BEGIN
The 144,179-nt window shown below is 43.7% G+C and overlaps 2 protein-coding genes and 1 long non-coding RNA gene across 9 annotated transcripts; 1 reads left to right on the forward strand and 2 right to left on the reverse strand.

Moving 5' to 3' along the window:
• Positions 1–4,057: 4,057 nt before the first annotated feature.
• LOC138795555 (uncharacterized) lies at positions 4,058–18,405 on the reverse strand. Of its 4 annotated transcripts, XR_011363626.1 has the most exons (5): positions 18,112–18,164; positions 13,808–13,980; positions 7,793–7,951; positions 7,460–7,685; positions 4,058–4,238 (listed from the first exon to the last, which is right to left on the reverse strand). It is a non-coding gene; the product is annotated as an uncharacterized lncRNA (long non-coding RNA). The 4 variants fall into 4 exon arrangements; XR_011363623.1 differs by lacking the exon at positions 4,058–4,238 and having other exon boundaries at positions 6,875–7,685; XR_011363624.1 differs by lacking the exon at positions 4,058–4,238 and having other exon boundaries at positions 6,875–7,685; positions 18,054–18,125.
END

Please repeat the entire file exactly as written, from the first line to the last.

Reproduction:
The 144,179-nt window shown below is 43.7% G+C and overlaps 2 protein-coding genes and 1 long non-coding RNA gene across 9 annotated transcripts; 1 reads left to right on the forward strand and 2 right to left on the reverse strand.

Moving 5' to 3' along the window:
• Positions 1–4,057: 4,057 nt before the first annotated feature.
• LOC138795555 (uncharacterized) lies at positions 4,058–18,405 on the reverse strand. Of its 4 annotated transcripts, XR_011363626.1 has the most exons (5): positions 18,112–18,164; positions 13,808–13,980; positions 7,793–7,951; positions 7,460–7,685; positions 4,058–4,238 (listed from the first exon to the last, which is right to left on the reverse strand). It is a non-coding gene; the product is annotated as an uncharacterized lncRNA (long non-coding RNA). The 4 variants fall into 4 exon arrangements; XR_011363623.1 differs by lacking the exon at positions 4,058–4,238 and having other exon boundaries at positions 6,875–7,685; XR_011363624.1 differs by lacking the exon at positions 4,058–4,238 and having other exon boundaries at positions 6,875–7,685; positions 18,054–18,125.